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Judge Postpones Grossinger's Auction

Rich Newman
Staff Writer

February 5, 1999

NEW YORK--How many Catskill resorts can be auctioned in one week? Apparently, two is too many.

Yesterday's long-awaited bankruptcy auction of Grossinger's resort was halted before it got under way, when a judge ruled that potential bidders had not been properly notified of scheduling changes.

The auction had been moved from Tuesday to avoid conflict with the auction of The Concord Resort in a White Plains courtroom.

But word of the change had not been sent to all 137 people who had expressed interest in Grossinger's, the resort on Route 52 in Liberty.

So the five would-be bidders present were told by Judge Arthur J. Gonzalez to return on Feb. 4 for another try.

"I am hard pressed to let this sale go through this afternoon," said Gonzalez. He also said he may take the property out of the hands of the Min family and appoint a trustee.

He chided the Mins for failing to comply with a court order to make tax payments, and he ordered that their attorney send amended auction notices to all 137 potential bidders today. A hearing on whether a trustee is appointed will be held Monday at 11 a.m.

"I want a fiduciary in place that I have confidence in," the judge said. After the hearing, the Mins declined comment. Those in court yesterday to bid included:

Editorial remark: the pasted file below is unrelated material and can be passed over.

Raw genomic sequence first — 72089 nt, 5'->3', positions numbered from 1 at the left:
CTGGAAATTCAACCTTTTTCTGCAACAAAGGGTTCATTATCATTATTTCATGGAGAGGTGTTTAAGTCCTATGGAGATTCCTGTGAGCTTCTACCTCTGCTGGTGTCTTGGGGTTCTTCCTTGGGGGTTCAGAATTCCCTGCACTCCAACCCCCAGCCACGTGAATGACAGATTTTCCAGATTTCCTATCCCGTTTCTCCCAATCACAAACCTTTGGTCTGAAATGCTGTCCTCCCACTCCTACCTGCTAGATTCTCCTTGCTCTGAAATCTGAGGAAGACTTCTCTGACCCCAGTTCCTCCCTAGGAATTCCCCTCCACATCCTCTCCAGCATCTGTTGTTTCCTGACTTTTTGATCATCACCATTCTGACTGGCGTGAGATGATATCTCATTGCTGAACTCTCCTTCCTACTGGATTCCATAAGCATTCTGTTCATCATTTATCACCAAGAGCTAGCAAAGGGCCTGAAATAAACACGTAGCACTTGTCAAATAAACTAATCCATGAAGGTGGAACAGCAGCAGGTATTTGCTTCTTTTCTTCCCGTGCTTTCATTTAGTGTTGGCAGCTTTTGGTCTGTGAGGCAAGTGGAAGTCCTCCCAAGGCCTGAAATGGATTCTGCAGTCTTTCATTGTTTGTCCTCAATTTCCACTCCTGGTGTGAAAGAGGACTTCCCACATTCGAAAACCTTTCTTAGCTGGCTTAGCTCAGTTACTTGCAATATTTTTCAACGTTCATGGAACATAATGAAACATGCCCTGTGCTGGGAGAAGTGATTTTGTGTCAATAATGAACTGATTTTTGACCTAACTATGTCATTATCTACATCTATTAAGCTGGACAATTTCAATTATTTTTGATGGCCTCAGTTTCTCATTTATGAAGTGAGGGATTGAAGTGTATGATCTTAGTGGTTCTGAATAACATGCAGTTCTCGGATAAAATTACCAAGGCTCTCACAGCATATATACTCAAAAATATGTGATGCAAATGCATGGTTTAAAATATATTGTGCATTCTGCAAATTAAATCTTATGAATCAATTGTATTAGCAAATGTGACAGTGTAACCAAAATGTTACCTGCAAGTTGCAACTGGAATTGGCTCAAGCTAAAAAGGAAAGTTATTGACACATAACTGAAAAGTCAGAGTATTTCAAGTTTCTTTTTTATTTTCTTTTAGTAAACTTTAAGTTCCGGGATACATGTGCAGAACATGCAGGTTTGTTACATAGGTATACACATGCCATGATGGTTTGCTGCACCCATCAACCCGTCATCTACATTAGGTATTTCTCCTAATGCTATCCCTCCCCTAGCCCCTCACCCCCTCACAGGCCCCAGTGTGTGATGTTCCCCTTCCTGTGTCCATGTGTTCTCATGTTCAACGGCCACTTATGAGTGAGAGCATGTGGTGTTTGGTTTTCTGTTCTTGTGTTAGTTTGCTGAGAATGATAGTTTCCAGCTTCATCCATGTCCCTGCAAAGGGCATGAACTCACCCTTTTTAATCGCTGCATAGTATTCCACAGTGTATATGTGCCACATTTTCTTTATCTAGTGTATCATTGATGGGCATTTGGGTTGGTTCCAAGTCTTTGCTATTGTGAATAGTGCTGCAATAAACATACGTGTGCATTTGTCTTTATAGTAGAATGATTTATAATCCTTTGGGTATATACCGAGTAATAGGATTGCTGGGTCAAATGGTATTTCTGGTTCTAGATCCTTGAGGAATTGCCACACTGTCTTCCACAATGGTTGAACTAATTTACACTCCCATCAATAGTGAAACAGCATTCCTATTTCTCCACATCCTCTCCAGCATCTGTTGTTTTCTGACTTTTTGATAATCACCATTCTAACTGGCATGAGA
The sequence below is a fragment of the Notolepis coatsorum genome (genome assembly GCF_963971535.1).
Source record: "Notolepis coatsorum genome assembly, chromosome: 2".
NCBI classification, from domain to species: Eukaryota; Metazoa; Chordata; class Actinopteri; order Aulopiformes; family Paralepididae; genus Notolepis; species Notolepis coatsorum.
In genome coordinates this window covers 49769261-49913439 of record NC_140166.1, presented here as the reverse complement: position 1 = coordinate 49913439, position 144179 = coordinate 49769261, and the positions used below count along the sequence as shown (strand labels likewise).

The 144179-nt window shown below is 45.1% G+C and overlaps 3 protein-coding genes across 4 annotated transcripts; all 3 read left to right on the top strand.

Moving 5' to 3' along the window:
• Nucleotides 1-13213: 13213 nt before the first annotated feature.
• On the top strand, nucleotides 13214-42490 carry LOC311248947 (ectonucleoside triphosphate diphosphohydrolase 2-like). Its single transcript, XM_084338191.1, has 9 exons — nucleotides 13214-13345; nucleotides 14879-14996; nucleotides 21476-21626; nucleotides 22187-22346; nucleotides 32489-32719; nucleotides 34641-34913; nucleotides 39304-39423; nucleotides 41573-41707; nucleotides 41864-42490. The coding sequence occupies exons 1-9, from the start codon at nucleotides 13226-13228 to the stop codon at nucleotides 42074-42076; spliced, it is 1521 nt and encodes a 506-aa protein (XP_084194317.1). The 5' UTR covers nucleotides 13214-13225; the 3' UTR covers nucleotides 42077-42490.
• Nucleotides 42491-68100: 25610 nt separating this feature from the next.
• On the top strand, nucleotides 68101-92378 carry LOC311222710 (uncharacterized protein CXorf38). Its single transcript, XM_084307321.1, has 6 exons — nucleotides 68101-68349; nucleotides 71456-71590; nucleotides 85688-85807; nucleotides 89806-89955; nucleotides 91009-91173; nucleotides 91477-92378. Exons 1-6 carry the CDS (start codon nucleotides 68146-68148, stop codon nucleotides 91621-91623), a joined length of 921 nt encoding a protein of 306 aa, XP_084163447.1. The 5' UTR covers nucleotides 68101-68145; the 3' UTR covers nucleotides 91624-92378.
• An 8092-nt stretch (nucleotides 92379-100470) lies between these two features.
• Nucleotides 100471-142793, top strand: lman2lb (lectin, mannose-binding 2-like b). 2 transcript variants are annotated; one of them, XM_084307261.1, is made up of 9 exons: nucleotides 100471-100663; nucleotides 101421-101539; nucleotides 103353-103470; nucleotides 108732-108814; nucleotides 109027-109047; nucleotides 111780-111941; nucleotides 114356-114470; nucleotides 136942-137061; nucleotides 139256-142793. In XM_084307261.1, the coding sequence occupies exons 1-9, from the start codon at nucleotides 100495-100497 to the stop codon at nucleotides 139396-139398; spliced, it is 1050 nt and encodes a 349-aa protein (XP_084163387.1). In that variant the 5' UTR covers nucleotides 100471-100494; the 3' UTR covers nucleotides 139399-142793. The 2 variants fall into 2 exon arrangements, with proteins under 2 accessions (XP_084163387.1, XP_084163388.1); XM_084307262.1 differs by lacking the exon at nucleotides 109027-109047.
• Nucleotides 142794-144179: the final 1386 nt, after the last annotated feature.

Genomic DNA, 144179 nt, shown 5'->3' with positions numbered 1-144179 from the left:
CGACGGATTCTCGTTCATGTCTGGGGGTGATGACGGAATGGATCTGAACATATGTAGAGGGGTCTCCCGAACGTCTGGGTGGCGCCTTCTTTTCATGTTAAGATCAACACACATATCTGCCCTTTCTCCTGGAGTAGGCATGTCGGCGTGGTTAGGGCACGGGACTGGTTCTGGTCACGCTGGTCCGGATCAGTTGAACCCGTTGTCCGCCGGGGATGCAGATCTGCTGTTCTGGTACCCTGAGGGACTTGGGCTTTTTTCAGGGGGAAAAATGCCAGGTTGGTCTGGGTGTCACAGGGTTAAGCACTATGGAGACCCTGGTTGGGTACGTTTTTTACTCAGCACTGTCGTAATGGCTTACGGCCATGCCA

• Hospitality Worldwide Services, an international seller of hotel lighting and supplies, headed by Robert Berman of Fallsburg, who also developed Davos, a vacation home community in Sullivan County. He also co-owns the Monticello Raceway. The Mins owe HWS about $3.5 million.
  • David Flaum, a Rochester real estate developer, who had offered to buy The Concord in 1997, but later withdrew.
  • Liberty Lending of Scarsdale, a secured creditor owed about $600,000.
  • Grossinger Associate, LP, a company represented by New York City lawyer Joseph S. Rosenthal.
  • The identity of a fifth bidder, who made the required $600,000 deposit, could not be learned yesterday.

Two mortgage holders who were fourth and fifth in line to be paid from proceeds from the sale, had asked Gonzales to halt the auction, believing that more bidders will be attracted and perhaps boost the price.

"If the auction were held today, my client's interests would be wiped out," said Harlan M. Lazarus, representing Hanvit America, a lender owed about $800,000. The company is the former Korea Commercial Bank.

Sullivan County is a secured creditor owed about $800,000 in back taxes, County Attorney Ira Cohen said he was appalled by the failure of the Mins' attorney and marketing company to get proper notice to bidders. "I've never seen such ineptitude on the part of debtors," he said.